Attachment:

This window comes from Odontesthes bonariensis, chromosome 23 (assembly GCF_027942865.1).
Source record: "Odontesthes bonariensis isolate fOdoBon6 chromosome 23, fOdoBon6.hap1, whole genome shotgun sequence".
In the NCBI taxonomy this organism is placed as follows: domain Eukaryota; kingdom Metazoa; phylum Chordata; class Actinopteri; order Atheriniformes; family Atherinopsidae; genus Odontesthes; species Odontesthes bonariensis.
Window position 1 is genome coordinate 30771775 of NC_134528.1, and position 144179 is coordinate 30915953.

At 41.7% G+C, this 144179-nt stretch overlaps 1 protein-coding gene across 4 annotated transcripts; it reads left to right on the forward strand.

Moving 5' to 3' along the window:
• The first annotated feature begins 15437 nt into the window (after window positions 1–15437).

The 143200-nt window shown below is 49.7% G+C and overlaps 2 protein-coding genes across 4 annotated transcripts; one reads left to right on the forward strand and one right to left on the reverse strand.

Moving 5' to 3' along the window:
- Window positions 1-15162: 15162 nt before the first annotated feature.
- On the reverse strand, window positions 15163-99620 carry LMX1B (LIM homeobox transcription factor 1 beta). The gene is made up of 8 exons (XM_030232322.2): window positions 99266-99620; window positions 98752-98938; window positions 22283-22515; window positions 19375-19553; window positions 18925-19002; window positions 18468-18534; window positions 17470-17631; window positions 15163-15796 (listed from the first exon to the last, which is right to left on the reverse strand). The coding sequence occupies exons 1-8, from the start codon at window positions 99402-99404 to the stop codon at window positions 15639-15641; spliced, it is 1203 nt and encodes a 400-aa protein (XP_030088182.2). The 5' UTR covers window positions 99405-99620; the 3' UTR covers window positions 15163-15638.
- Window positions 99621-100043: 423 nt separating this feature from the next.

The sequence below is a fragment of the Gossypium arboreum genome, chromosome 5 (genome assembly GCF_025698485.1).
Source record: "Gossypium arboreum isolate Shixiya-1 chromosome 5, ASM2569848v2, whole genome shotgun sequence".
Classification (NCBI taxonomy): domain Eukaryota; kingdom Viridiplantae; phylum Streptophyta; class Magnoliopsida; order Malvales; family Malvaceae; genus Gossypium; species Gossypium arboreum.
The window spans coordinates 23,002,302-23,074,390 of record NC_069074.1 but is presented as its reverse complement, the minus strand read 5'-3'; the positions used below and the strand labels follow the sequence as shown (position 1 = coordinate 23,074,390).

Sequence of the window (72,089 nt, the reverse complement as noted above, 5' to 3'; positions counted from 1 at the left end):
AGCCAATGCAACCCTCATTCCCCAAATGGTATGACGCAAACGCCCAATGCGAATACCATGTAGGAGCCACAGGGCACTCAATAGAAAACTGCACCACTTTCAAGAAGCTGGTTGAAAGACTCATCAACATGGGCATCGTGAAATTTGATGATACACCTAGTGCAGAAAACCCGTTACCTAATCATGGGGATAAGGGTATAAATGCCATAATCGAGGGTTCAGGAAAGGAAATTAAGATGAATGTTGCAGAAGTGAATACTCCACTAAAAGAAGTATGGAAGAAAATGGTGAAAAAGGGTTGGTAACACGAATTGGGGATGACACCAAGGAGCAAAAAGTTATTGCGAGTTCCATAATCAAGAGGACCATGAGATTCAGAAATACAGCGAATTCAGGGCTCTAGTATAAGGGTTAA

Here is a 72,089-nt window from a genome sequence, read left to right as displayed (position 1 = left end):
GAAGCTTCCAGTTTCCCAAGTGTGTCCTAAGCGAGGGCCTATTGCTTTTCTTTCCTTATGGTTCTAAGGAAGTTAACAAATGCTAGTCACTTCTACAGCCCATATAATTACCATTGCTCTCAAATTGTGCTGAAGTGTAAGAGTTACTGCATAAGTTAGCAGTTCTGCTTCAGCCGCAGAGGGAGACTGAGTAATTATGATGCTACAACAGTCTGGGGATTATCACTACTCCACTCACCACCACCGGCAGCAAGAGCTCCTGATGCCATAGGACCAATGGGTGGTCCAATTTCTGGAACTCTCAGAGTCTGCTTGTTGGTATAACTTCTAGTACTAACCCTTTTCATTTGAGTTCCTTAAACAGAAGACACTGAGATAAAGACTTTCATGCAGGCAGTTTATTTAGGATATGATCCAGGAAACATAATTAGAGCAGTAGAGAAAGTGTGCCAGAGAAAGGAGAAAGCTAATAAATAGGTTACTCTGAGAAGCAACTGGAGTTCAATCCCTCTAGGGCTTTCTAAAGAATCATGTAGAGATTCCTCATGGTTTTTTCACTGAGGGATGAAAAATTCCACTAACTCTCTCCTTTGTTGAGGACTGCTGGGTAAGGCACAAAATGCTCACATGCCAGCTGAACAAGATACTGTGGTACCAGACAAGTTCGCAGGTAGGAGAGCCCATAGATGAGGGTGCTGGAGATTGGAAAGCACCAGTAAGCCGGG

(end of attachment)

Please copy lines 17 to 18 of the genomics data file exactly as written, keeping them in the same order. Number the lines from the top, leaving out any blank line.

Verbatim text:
Sequence of the window (72,089 nt, the reverse complement as noted above, 5' to 3'; positions counted from 1 at the left end):
AGCCAATGCAACCCTCATTCCCCAAATGGTATGACGCAAACGCCCAATGCGAATACCATGTAGGAGCCACAGGGCACTCAATAGAAAACTGCACCACTTTCAAGAAGCTGGTTGAAAGACTCATCAACATGGGCATCGTGAAATTTGATGATACACCTAGTGCAGAAAACCCGTTACCTAATCATGGGGATAAGGGTATAAATGCCATAATCGAGGGTTCAGGAAAGGAAATTAAGATGAATGTTGCAGAAGTGAATACTCCACTAAAAGAAGTATGGAAGAAAATGGTGAAAAAGGGTTGGTAACACGAATTGGGGATGACACCAAGGAGCAAAAAGTTATTGCGAGTTCCATAATCAAGAGGACCATGAGATTCAGAAATACAGCGAATTCAGGGCTCTAGTATAAGGGTTAA